What this reminds me of is Prohibition -- a well intentioned but unenforceable policy doomed by reality to create perverse results. Copyright goes against the nature of information and against human nature as well. It is an artificial device intended to encourage authorship much as Prohibition was an artificial device to encourage sobriety. Back in the Enlightenment, the period in which the US Constitution was initially framed, much attention was wisely given to the concept of "natural law". It was understood then, but largely forgotten by the time of the 18th Amendment and since, that opposition to nature in lawmaking is a major cause of unintended consequences. Thomas Jefferson wrote an especially clear natural law based critique of what today we call "intellectual property":
If nature has made any one thing less susceptible than all others of exclusive property, it is the action of the thinking power called an idea, which an individual may exclusively possess as long as he keeps it to himself; but the moment it is divulged, it forces itself into the possession of every one, and the receiver cannot dispossess himself of it. Its peculiar character, too, is that no one possesses the less, because every other possesses the whole of it. He who receives an idea from me, receives instruction himself without lessening mine; as he who lights his taper at mine, receives light without darkening me. That ideas should freely spread from one to another over the globe, for the moral and mutual instruction of man, and improvement of his condition, seems to have been peculiarly and benevolently designed by nature, when she made them, like fire, expansible over all space, without lessening their density in any point, and like the air in which we breathe, move, and have our physical being, incapable of confinement or exclusive appropriation. Inventions then cannot, in nature, be a subject of property. -- Letter to Isaac McPherson Monticello, August 13, 1813Here is another perverse results example: There are actually two distinct groups of copyright violators troubling the music industry, the individual file sharers, mainly students, housewives and others of modest means, and criminal organizations with factories stamping out large volumes of counterfeit CDs and DVDs. Some of the latter are suspected of being financial supports for terrorist operations. File sharers displace counterfeiters sales as well as those of music companies so going after the file sharers indirectly supports terrorism!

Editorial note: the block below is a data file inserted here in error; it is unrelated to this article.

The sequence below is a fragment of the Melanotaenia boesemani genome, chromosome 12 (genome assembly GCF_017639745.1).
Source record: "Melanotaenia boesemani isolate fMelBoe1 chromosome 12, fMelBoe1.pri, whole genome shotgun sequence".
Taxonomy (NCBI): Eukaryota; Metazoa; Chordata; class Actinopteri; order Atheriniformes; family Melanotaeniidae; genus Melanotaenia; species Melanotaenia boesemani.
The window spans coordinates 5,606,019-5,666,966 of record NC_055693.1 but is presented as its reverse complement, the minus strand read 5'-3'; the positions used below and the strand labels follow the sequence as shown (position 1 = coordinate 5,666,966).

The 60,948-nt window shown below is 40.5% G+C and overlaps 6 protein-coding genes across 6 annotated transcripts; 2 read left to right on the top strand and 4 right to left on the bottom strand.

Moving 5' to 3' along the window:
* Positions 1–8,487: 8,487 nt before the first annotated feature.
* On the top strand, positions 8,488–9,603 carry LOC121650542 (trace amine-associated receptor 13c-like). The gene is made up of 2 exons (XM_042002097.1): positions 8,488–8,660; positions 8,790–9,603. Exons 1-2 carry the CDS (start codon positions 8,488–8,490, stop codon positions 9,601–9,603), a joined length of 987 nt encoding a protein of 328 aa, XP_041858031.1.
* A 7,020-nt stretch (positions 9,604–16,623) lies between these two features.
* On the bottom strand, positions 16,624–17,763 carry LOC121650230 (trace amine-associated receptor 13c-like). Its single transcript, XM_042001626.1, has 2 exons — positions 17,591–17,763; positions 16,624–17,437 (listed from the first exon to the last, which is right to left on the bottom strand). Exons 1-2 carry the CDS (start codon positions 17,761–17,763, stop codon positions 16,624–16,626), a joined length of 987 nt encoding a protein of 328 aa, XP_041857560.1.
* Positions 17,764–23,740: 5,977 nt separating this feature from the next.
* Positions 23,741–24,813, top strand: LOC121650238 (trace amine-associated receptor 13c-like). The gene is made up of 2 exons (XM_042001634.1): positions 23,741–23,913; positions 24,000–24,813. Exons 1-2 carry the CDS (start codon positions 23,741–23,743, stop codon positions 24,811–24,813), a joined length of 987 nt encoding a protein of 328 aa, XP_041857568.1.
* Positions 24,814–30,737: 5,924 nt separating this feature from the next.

It is useful to note that the US Constitution provides for copyrights "to promote the Progress of Science and useful Arts, by securing for limited Times to Authors and Inventors the exclusive Right to their respective Writings and Discoveries", not to protect the profits of publishers. There is both theoretical and empirical evidence that file sharing does a better job of promoting music creation and distribution than enforcement of copyrights do. See File-Sharing and Copyright, a Harvard Business School working paper by Felix Oberholzer-Gee and Koleman Strumpf, (PDF), and the much earlier Perfectly Competitive Innovation by Federal Reserve economists Michele Boldrin and David K. Levine. What leading musicians lose from lost CD sales through the music companies they often gain back from increased income from concert tours as the shared music recordings have a promotional effect.
In time, the aims of the RIAA are doomed to failure since nature cannot be defied indefinitely. The cumulative costs of the perverse consequences, to the music companies and to society, will eventually become unbearable.